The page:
jimpierce7, you won't go wrong with the quad core, believe me. I wished that I had one myself. But when I buy a new notebook, I can correct that mistake of buying a dual core. I'll make sure that I buy a quad, hopefully I can find one (most likely AMD) for around $600 (hopefully). Lenovo does attract me, as does HP. I'll find the best deal that meets my budget, if I need a little more cash, I can hold off another month or two. Congrats on your purchase, I think you'll be pleased with the power of quad core computing, and within a year or two, it'll be mainstream anyway, Nibiru made a post on it a couple of months ago, quad is gaining momentum, just as 64 bit is.

Best of Luck,
Cat
 

Nibiru2012

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I'll make sure that I buy a quad, hopefully I can find one (most likely AMD) for around $600 (hopefully).
Cat - to be honest a Quad-Core CPU on a notebook computer is overkill, in my opinion. Unless you're a serious die-hard gamer you won't see any benefit at all.

Also to find one for around $600 even with an AMD CPU will be sketchy to say the least.

You're trying to put a 426 HEMI with dual 4 barrel Holley 750 CFM carbs in a Rambler Nash!

Quad-Cores are really more for the desktop market, where there is adequate cooling capacity and better power.
 
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Cat - to be honest a Quad-Core CPU on a notebook computer is overkill, in my opinion. Unless you're a serious die-hard gamer you won't see any benefit at all.

Also to find one for around $600 even with an AMD CPU will be sketchy to say the least.

You're trying to put a 426 HEMI with dual 4 barrel Holley 750 CFM carbs in a Rambler Nash!

Quad-Cores are really more for the desktop market, where there is adequate cooling capacity and better power.
Nibiru I'm old enough to remember all about those 426 Hemi's and dual quad Holley's! :D
Ah, the memories! Colorful analogy, but true. :D
 

catilley1092

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Cat - to be honest a Quad-Core CPU on a notebook computer is overkill, in my opinion. Unless you're a serious die-hard gamer you won't see any benefit at all.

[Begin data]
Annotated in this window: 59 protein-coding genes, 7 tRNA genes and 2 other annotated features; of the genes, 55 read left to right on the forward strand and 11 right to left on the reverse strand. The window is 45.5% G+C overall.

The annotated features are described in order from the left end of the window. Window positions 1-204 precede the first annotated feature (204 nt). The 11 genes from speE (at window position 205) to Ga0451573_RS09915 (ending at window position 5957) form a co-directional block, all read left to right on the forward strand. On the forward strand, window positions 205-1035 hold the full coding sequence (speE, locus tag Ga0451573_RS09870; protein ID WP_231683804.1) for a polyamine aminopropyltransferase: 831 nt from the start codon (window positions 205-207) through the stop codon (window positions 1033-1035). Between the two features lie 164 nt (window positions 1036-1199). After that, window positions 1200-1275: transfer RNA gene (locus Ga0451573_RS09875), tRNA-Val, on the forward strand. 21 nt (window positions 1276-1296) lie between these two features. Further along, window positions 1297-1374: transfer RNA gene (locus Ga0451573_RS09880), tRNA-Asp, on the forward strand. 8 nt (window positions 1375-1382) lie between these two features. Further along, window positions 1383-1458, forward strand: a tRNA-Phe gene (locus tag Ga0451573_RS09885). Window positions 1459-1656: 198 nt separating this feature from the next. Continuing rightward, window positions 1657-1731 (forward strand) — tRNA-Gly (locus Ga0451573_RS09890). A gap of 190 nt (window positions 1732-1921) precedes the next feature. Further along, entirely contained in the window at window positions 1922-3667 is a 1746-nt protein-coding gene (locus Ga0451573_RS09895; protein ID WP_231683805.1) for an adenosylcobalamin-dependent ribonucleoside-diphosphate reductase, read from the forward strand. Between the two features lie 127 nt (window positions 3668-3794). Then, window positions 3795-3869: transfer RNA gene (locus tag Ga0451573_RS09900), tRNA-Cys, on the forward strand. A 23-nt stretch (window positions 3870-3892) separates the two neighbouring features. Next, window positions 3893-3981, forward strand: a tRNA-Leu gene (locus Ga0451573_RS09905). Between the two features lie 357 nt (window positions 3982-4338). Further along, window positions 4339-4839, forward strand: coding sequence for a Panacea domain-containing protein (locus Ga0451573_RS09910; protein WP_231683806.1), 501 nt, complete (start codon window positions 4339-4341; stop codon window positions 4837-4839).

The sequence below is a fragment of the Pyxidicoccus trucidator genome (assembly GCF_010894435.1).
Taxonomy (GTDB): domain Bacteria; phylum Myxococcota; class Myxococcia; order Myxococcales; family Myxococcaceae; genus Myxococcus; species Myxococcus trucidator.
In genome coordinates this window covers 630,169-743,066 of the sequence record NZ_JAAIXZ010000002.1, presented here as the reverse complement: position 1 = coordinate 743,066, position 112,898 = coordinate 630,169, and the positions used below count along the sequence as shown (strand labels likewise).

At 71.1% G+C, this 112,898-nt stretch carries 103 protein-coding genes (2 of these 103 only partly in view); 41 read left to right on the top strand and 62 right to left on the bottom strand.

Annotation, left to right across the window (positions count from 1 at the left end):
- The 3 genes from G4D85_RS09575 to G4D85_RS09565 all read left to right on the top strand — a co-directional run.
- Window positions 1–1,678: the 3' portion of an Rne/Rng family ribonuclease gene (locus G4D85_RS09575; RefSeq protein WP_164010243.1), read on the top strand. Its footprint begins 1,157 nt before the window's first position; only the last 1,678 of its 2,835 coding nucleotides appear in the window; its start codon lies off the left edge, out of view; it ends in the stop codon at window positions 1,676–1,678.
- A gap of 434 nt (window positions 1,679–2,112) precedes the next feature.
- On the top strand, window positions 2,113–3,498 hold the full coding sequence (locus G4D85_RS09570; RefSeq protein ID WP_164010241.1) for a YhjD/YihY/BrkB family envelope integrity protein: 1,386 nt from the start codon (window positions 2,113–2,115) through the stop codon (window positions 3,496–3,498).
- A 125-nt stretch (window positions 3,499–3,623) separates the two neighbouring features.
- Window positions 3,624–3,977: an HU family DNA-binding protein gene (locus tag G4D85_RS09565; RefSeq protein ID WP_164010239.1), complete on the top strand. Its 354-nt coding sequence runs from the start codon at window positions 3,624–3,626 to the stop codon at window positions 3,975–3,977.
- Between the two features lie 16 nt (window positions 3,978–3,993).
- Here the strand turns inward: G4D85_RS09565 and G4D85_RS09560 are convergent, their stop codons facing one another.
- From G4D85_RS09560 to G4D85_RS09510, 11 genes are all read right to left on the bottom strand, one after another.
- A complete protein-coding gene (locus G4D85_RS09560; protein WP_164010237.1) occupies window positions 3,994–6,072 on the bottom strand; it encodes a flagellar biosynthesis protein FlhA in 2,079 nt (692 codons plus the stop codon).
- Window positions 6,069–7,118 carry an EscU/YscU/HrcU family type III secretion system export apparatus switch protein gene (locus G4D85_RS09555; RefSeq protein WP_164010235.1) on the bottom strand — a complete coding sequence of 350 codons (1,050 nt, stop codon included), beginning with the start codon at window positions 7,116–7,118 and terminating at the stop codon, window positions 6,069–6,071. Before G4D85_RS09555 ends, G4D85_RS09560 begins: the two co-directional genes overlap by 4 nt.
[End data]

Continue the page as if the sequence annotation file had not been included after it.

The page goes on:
Also to find one for around $600 even with an AMD CPU will be sketchy to say the least.

You're trying to put a 426 HEMI with dual 4 barrel Holley 750 CFM carbs in a Rambler Nash!

Quad-Cores are really more for the desktop market, where there is adequate cooling capacity and better power.
I'll see benefit when I'm folding, there's no doubt about that. I'll do some serious homework before my next purchase, if I can't get it for that price, no problem, I'll put more cash up until I can get it.

My last purchase (this desktop) was made, based on advice from PC World. As I remember the article, "the best sub-$750 PC's". The computer is fine for ordinary use, but try to run a high performance program, you're in one of those Rambler's.

This is why when I make my next notebook purchase, I'll shop until I get what I want. If I can't get it for $600, then mabye $800 will do. I don't know. But I want a performer, and you must pay for performance, if that's what you want. I'm already stashing some cash now for the cause, and somewhere out there, is a serious performance notebook with my name on it.

And I will have it in writing that if it doesn't meet my expectations, I can return it for a refund. It will have to run that high performance folding client, and have the jobs done before the deadline, on a continual basis, plus anything else I want it to do. The first week, that would be good, that will make sure that thermal paste takes good to it.:D
 
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TrainableMan

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Folding is processor intensive, so yes a quad core would be a benefit, similar to if you run autocad applications. But for normal users the most processor intensive apps they will run will be 3D gaming and in that case the graphics card in the laptop will limit the usefulness of the extra processor power. If you go to Control Panel\System and click the "Windows Experience Index" I think you find the gaming graphics index holds your computer back even though your processor index on a quad four is great.